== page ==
Countdown to a Teacher Strike

2018 December Editions Updates

On Nov. 14, the labor dispute between the L.A. school district and the L.A. teachers union entered the fact-finding stage. Over the next 30 days or so, the claims by each side will be analyzed and a report issued by a panel headed by the Public Employment Relations Board (PERB), the state agency that oversees collective bargaining. A notice on the website of the teachers union reads: “January: We strike if no agreement is reached after fact finding.”

The main issue the fact-finding panel will weigh in on is whether the district has enough money to meet the teachers’ demands for higher pay, smaller class sizes and other changes. The district says it can’t afford the teachers’ demands; the union says it can.

The panel has three members, one from the district, one from the union and one representing PERB. The district appointed Adam Fiss, an attorney at Littler Mendelson, a prominent employment-law firm. The union appointed Vern Gates, a seasoned negotiator with the California Teachers Association Negotiations and Organizational Development Department. PERB selected David A. Weinberg, an experienced arbitrator.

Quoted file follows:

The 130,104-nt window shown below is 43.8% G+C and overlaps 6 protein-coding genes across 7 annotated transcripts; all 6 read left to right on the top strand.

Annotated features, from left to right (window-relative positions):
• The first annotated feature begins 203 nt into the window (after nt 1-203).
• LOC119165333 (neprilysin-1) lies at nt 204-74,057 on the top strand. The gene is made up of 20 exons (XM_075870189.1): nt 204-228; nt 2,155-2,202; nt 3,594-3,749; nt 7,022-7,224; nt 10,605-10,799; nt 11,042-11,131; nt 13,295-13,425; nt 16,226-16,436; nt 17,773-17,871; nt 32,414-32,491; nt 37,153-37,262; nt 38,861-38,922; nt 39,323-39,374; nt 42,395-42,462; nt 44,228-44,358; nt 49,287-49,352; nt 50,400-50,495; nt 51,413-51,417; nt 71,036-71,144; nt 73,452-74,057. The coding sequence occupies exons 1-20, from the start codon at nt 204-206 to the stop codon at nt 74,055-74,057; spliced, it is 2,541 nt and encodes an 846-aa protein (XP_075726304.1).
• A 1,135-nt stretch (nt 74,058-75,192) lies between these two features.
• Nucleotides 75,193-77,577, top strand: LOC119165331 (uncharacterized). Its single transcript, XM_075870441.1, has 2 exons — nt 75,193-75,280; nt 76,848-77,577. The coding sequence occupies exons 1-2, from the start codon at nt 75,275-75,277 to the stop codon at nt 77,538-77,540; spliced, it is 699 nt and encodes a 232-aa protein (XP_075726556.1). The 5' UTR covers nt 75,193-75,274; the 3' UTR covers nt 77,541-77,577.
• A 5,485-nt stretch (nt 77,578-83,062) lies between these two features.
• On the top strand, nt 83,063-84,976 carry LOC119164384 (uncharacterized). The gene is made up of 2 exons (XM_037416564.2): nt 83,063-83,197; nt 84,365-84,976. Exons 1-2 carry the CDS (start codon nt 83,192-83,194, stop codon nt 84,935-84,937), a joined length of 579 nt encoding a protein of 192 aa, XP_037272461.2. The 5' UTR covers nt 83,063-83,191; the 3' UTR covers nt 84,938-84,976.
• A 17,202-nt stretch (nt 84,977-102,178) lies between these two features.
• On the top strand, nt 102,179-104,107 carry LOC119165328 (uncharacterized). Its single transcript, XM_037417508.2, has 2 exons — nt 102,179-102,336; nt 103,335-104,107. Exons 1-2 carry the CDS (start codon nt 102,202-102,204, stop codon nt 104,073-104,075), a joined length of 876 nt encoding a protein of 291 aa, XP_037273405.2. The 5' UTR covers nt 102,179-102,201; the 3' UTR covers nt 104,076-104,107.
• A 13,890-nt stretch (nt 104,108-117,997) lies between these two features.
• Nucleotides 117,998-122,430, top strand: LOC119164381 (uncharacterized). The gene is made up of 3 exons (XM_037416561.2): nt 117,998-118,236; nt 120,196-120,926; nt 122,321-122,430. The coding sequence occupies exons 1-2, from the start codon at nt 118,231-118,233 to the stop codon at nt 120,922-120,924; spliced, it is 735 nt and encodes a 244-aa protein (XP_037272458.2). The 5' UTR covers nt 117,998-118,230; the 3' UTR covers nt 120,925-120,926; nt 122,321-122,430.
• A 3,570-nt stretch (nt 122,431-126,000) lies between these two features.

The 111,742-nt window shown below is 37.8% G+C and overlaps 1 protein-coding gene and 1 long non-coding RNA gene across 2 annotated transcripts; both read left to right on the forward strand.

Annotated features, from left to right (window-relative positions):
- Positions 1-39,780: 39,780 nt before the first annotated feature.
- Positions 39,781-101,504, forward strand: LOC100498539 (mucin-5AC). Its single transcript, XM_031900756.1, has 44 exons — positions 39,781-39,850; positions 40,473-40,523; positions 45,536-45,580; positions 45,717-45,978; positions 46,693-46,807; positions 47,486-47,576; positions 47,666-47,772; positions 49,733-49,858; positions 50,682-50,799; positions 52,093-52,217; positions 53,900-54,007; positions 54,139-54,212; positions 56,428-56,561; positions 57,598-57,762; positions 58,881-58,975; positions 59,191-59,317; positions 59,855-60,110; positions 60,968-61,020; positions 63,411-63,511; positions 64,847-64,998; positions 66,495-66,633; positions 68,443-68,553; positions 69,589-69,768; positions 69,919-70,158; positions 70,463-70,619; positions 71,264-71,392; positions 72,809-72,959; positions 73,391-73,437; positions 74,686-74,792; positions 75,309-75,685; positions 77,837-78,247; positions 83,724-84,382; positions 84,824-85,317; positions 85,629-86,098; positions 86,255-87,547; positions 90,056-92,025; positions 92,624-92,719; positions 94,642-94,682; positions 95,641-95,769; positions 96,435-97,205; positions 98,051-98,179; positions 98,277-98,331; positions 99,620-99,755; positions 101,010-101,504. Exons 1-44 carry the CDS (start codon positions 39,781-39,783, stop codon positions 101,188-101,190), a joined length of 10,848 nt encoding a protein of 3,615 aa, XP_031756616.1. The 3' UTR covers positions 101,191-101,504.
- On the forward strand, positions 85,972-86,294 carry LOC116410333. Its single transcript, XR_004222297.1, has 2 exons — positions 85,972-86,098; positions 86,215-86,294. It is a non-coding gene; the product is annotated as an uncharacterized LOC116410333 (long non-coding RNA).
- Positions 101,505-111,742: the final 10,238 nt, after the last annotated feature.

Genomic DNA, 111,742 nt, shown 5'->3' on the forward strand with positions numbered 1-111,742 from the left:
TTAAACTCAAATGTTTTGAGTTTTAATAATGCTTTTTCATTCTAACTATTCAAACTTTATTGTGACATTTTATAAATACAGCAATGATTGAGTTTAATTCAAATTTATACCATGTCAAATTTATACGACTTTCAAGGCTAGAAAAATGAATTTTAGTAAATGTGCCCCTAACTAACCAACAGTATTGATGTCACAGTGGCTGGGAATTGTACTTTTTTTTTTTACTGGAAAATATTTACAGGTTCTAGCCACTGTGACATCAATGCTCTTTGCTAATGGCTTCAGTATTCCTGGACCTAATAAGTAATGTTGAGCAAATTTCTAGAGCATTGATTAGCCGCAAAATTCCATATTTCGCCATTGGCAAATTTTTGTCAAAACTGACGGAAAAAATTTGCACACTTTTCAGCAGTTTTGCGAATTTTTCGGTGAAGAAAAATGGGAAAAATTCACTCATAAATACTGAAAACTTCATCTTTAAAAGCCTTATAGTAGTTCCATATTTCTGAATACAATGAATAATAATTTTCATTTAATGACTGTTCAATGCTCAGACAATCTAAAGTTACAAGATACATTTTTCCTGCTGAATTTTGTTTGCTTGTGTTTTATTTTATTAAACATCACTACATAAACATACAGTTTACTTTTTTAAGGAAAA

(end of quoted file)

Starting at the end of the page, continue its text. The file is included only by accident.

As fact-finding moves ahead, both sides in the dispute are bracing for a strike. The school district has prepared a booklet called “Family Resource Guide: Preparing for a Potential Strike,” available on its website at

The teachers union has several actions planned this month, outlined at On Dec. 4 and Dec. 11, teachers will boycott scheduled faculty meetings and instead call parents to invite them to a “March for Public Education” on Dec. 15 at Grand Park/City Hall. On Dec. 7, 8 and 9, teachers, students and artists will gather to create banners, posters and picket signs to use at the march and during the strike, if it comes to that.

The dispute could still be settled without a strike. But at this point, the two sides remain far apart.

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